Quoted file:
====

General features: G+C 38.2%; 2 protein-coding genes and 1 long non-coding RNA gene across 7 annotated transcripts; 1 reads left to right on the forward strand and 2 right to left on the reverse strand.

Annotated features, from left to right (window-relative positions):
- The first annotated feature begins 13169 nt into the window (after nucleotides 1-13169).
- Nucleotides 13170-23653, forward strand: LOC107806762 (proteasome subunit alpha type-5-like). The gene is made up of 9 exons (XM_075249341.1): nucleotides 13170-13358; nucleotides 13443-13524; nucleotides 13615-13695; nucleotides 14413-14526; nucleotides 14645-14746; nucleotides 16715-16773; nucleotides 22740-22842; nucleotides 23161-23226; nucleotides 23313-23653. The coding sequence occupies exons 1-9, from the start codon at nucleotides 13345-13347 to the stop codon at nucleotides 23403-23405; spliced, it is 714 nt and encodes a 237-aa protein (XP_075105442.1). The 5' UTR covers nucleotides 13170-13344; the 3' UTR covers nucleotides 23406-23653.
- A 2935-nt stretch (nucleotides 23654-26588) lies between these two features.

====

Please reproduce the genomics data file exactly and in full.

General features: G+C 38.2%; 2 protein-coding genes and 1 long non-coding RNA gene across 7 annotated transcripts; 1 reads left to right on the forward strand and 2 right to left on the reverse strand.

Annotated features, from left to right (window-relative positions):
- The first annotated feature begins 13169 nt into the window (after nucleotides 1-13169).
- Nucleotides 13170-23653, forward strand: LOC107806762 (proteasome subunit alpha type-5-like). The gene is made up of 9 exons (XM_075249341.1): nucleotides 13170-13358; nucleotides 13443-13524; nucleotides 13615-13695; nucleotides 14413-14526; nucleotides 14645-14746; nucleotides 16715-16773; nucleotides 22740-22842; nucleotides 23161-23226; nucleotides 23313-23653. The coding sequence occupies exons 1-9, from the start codon at nucleotides 13345-13347 to the stop codon at nucleotides 23403-23405; spliced, it is 714 nt and encodes a 237-aa protein (XP_075105442.1). The 5' UTR covers nucleotides 13170-13344; the 3' UTR covers nucleotides 23406-23653.
- A 2935-nt stretch (nucleotides 23654-26588) lies between these two features.